West Indian Whistling Ducks by Claude Fletcher

West Indian Whistling-Duck and Wetlands Conservation Project

Restricted to the northern West Indies, the West Indian Whistling-Duck (WIWD) is among the rarest ducks in the Americas and is listed as a Globally Threatened species. To reverse its decline and to prevent further loss and degradation of their wetland habitat, BirdsCaribbean launched the WIWD and Wetlands Conservation program.

Our strategy for this region-wide program has been to produce educational materials on birds and wetlands, and through intensive workshops, train enthusiastic teachers and local partner staff, who in turn, teach children and train others. This “multiplier effect” has helped us to reach a wide audience and develop a network of local people that care about birds and wetlands and become involved in their conservation.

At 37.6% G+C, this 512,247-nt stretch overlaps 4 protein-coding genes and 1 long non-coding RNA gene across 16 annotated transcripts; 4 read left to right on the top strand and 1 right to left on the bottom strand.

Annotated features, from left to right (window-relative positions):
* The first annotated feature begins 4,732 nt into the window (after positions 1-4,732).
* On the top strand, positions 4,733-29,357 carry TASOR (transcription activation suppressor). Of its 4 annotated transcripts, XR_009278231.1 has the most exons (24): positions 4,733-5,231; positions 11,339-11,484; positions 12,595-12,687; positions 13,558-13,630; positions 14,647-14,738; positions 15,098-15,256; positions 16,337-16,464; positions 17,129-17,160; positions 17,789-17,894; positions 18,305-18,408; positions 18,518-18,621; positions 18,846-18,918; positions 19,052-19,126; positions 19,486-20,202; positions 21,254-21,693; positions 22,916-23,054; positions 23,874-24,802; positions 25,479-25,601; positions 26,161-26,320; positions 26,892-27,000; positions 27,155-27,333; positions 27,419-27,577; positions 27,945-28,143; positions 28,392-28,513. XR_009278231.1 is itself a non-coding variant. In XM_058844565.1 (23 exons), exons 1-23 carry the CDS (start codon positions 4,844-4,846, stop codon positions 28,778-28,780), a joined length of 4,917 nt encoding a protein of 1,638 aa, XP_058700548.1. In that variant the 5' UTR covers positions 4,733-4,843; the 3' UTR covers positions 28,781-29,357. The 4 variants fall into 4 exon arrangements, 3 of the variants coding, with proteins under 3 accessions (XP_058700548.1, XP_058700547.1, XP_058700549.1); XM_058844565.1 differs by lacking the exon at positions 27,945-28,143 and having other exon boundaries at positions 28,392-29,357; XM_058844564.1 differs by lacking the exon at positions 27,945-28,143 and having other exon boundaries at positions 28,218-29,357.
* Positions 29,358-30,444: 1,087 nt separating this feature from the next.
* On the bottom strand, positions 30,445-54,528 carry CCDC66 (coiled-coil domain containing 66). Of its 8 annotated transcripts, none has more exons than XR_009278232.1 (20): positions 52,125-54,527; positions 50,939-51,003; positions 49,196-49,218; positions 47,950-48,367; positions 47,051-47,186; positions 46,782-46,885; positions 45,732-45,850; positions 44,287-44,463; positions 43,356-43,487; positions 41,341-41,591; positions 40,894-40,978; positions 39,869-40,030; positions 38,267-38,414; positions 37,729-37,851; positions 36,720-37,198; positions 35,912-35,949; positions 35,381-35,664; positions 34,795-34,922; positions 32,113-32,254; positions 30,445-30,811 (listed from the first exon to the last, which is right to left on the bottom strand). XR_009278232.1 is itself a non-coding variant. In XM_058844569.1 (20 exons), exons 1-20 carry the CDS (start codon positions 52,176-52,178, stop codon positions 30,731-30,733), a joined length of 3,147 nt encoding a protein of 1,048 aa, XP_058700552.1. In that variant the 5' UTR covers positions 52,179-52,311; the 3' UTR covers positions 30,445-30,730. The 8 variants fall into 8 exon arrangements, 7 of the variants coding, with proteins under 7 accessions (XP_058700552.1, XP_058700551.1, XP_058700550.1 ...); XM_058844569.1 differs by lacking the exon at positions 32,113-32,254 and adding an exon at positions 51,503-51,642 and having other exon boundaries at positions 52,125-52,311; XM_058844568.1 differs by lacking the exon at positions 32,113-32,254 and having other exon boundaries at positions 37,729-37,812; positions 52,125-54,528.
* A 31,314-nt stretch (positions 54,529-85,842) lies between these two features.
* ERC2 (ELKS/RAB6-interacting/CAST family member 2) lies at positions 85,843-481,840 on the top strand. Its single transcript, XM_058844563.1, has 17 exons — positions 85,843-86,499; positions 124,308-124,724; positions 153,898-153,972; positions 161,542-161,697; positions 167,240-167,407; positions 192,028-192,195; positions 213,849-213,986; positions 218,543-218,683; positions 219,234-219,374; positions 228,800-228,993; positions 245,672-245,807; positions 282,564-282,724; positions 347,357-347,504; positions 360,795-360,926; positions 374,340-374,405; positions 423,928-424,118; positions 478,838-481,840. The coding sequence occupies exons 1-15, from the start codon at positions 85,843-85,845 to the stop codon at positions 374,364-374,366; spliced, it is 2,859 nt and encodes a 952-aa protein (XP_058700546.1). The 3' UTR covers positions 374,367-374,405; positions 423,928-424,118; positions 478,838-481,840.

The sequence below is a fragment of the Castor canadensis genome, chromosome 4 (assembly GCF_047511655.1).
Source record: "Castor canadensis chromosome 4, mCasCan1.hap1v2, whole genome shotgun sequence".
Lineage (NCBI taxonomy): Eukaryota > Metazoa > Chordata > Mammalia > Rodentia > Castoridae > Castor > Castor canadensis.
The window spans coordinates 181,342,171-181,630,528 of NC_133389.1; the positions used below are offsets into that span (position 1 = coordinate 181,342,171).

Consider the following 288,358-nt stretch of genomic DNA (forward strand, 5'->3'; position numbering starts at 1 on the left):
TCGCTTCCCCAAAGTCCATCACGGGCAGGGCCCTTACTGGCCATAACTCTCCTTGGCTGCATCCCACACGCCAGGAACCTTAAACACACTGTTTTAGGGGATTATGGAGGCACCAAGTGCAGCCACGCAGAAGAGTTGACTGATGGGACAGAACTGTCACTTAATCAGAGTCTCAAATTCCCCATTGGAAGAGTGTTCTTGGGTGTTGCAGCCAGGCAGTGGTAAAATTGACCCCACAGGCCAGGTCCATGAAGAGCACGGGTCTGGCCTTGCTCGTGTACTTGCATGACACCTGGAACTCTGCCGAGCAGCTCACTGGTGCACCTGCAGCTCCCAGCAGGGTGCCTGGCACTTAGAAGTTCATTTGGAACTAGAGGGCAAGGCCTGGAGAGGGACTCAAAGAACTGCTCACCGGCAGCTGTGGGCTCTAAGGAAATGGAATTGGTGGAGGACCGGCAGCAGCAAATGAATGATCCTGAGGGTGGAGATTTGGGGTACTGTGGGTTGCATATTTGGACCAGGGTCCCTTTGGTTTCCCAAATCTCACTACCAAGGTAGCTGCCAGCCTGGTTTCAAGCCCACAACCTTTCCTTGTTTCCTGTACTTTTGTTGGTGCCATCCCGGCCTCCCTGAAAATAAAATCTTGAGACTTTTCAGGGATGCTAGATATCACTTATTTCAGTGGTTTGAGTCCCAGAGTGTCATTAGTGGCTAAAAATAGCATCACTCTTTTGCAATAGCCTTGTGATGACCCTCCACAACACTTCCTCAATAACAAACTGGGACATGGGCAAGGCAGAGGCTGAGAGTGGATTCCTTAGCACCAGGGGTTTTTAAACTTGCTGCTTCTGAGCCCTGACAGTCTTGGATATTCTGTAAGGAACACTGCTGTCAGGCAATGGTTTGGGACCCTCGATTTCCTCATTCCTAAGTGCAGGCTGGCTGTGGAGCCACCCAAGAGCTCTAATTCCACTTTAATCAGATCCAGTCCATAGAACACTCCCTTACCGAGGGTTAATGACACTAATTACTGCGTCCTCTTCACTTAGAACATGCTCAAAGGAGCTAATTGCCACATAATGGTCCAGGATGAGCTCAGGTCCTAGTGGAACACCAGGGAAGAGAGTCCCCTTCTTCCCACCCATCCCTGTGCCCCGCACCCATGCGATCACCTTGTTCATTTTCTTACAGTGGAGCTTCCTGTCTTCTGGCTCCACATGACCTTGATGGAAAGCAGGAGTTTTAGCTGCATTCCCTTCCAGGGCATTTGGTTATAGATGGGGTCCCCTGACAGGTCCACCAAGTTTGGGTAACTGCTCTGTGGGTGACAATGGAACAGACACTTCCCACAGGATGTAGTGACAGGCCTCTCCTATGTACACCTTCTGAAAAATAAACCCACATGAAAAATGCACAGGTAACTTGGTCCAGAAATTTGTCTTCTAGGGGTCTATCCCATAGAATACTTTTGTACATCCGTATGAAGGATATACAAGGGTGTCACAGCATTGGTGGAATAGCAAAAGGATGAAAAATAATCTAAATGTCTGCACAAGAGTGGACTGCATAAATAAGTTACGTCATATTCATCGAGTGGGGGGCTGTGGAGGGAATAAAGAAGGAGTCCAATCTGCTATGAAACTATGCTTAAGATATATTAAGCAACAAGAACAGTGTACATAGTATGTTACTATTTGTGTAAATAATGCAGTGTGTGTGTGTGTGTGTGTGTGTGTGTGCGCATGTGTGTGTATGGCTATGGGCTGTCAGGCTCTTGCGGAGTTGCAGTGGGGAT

This program also develops Watchable Wildlife Ponds—wetlands equipped with interpretive signs and viewing areas where local people, school groups, and tourists can easily observe whistling-ducks and other wildlife.

Wondrous West Indian Wetlands
Wondrous West Indian Wetlands
A principle product of the program is the Wondrous West Indian Wetlands: Teachers’ Resource Book, a 276-page teacher’s manual containing comprehensive background information and educational activities relating to the ecology and conservation of Caribbean wetlands. The book and other educational materials are being distributed in conjunction with two-day Wetlands Education Training Workshops throughout the region.

Several other resources have been produced: bird identification cards, coloring books, posters, mangrove identification booklets and more. All can be accessed on our resource page.